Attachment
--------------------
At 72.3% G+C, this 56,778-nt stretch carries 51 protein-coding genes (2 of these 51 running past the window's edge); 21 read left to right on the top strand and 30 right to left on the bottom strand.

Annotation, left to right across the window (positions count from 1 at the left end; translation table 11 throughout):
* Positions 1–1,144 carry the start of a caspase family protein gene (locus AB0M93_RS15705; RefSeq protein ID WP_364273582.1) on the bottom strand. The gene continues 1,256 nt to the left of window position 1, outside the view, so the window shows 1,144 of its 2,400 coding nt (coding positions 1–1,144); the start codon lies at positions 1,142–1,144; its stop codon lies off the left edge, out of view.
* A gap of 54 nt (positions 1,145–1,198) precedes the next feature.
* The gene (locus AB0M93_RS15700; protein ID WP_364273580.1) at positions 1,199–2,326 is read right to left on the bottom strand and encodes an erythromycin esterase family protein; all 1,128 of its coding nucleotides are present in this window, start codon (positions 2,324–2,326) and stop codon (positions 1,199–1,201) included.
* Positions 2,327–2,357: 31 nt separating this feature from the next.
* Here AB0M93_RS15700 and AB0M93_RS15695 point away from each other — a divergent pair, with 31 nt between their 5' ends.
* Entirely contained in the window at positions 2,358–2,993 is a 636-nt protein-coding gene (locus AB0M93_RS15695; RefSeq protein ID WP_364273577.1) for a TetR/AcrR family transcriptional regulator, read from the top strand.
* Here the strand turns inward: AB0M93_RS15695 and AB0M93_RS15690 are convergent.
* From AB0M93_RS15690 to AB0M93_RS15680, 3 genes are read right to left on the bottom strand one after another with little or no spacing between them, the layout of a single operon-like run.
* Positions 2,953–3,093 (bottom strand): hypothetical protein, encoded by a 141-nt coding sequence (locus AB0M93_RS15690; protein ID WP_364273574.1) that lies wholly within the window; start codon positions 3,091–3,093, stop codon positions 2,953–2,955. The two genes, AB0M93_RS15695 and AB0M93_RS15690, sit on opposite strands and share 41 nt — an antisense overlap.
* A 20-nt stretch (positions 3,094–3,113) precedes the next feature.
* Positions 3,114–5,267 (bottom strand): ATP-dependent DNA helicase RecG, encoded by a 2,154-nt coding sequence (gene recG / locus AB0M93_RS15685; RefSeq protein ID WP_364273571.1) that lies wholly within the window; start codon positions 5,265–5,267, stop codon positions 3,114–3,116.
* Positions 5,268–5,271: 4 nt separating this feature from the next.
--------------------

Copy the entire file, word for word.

At 72.3% G+C, this 56,778-nt stretch carries 51 protein-coding genes (2 of these 51 running past the window's edge); 21 read left to right on the top strand and 30 right to left on the bottom strand.

Annotation, left to right across the window (positions count from 1 at the left end; translation table 11 throughout):
* Positions 1–1,144 carry the start of a caspase family protein gene (locus AB0M93_RS15705; RefSeq protein ID WP_364273582.1) on the bottom strand. The gene continues 1,256 nt to the left of window position 1, outside the view, so the window shows 1,144 of its 2,400 coding nt (coding positions 1–1,144); the start codon lies at positions 1,142–1,144; its stop codon lies off the left edge, out of view.
* A gap of 54 nt (positions 1,145–1,198) precedes the next feature.
* The gene (locus AB0M93_RS15700; protein ID WP_364273580.1) at positions 1,199–2,326 is read right to left on the bottom strand and encodes an erythromycin esterase family protein; all 1,128 of its coding nucleotides are present in this window, start codon (positions 2,324–2,326) and stop codon (positions 1,199–1,201) included.
* Positions 2,327–2,357: 31 nt separating this feature from the next.
* Here AB0M93_RS15700 and AB0M93_RS15695 point away from each other — a divergent pair, with 31 nt between their 5' ends.
* Entirely contained in the window at positions 2,358–2,993 is a 636-nt protein-coding gene (locus AB0M93_RS15695; RefSeq protein ID WP_364273577.1) for a TetR/AcrR family transcriptional regulator, read from the top strand.
* Here the strand turns inward: AB0M93_RS15695 and AB0M93_RS15690 are convergent.
* From AB0M93_RS15690 to AB0M93_RS15680, 3 genes are read right to left on the bottom strand one after another with little or no spacing between them, the layout of a single operon-like run.
* Positions 2,953–3,093 (bottom strand): hypothetical protein, encoded by a 141-nt coding sequence (locus AB0M93_RS15690; protein ID WP_364273574.1) that lies wholly within the window; start codon positions 3,091–3,093, stop codon positions 2,953–2,955. The two genes, AB0M93_RS15695 and AB0M93_RS15690, sit on opposite strands and share 41 nt — an antisense overlap.
* A 20-nt stretch (positions 3,094–3,113) precedes the next feature.
* Positions 3,114–5,267 (bottom strand): ATP-dependent DNA helicase RecG, encoded by a 2,154-nt coding sequence (gene recG / locus AB0M93_RS15685; RefSeq protein ID WP_364273571.1) that lies wholly within the window; start codon positions 5,265–5,267, stop codon positions 3,114–3,116.
* Positions 5,268–5,271: 4 nt separating this feature from the next.